Don’t rush your out of office reply

It’s easily done. You’ve finished everything off and you’re rushing out of the office to start your well-earned break. Just one more thing – you need to put on the out of office reply so that people know when you’ll be back.

This is the problem. People are so often in a hurry when they do this task, that they make careless mistakes because they didn’t take the time to check the message. So you find out that people will be back in the office on 11nd April, 214th September or 11th Julyne.

I’ve seen a lot of replies because one of my more tedious tasks in a former job was to flip through them to make sure nobody had written anything inappropriate which could put the organisation in a bad light. Believe me, sometimes people did, so skimming through them was actually justified.

Anyway – most of the time people won’t misunderstand a badly written out-of-office reply, but they can give the impression of someone who is sloppy, so it’s better to take those extra few seconds to check. Here are some tips:

  1. Check that dates are written correctly – see the examples above for how not to do it. Be consistent with your date formats if you mention more than one date. Write 21st March, not 21st of March.
  2. To avoid confusion, let people know when they will be able to reach you again. “I will be back on 12th February” is much clearer than “I’m on holiday from 1st to 11th February”.
  3. Don’t ramble. People don’t need your life story, they just want to know when they can reach you or whether there is someone else that they can contact in the meantime.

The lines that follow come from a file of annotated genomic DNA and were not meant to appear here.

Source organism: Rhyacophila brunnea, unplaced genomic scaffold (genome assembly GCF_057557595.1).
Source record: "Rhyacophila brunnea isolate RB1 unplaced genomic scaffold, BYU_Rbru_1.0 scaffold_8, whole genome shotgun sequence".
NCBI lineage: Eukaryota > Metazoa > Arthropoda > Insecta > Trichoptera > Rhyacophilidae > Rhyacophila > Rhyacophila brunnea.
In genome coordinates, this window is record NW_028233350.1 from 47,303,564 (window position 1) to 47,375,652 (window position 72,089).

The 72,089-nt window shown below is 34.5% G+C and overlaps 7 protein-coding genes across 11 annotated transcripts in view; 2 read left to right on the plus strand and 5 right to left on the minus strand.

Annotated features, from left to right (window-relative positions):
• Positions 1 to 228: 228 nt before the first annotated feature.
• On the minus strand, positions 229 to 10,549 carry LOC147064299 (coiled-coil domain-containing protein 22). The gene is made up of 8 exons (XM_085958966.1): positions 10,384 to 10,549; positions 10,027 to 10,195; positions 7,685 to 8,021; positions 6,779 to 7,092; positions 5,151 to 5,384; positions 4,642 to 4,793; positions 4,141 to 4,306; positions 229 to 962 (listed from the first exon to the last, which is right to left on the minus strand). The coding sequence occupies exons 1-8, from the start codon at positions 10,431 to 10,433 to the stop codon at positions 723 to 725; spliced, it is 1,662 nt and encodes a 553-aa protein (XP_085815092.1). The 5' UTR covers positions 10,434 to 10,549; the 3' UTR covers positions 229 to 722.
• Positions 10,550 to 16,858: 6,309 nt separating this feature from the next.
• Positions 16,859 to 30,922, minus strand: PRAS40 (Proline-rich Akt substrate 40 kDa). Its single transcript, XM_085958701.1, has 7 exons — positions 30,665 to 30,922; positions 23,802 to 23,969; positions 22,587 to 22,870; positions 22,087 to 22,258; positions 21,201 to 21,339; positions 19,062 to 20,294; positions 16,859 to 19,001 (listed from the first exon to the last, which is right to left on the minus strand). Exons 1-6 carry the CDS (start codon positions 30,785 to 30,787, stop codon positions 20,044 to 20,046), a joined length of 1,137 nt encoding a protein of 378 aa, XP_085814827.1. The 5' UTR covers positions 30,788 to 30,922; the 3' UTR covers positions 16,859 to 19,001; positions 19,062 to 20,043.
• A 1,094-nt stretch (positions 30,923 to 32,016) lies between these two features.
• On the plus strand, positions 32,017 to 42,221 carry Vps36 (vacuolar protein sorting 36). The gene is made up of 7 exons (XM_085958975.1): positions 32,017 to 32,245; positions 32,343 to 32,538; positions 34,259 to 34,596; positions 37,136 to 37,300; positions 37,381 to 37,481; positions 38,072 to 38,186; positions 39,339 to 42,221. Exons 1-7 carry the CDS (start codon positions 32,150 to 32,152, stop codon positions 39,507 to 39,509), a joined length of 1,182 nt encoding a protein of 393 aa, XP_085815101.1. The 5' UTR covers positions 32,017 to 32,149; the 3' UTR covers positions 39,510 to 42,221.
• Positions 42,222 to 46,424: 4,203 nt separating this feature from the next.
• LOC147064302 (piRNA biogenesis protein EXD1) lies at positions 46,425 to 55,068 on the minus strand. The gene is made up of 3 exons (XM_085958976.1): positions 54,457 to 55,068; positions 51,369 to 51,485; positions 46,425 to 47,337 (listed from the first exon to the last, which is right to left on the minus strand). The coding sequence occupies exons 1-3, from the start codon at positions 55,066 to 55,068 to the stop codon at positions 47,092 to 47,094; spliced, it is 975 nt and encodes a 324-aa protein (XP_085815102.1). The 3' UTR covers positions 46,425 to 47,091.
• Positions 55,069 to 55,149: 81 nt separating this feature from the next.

4. If there is someone else for people to contact, make sure that you write down their details correctly. There is nothing more annoying than an incorrect phone number or email address on an out of office reply because it makes the other person waste even more time.
  5. Don’t attempt humour. It rarely goes well. You have no idea who will be reading the message, so don’t expect that they will understand or appreciate your sense of humour.
  6. If you’re going to have the reply in two languages, or to write in a language that is not your native language, why not get it checked the first time? Then, if there is a mistake, you can avoid sending the mistake out again and again.
  7. Let people know what kind of absence it is. If someone is on holiday, I don’t expect them to get back to me. If someone is on a training course/in meetings with occasional access to emails, I know there is a chance that they will reply.
  8. If you are likely to be contacted by people outside your own country, use the international dialling codes – +44207 for Central London instead of 0207.

I hope these tips help you to write clear and effective out of office messages. If you can think of any more, you’re welcome to post them in the comments.

If you’d like more in-depth help with your emails, you may be interested in my writing course.

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Kirsty working with students

Author: Kirsty Wolf

I am an English teacher and a language enthusiast who also speaks German and Romanian. I help motivated professionals to improve their English so that they can communicate confidently and authentically.

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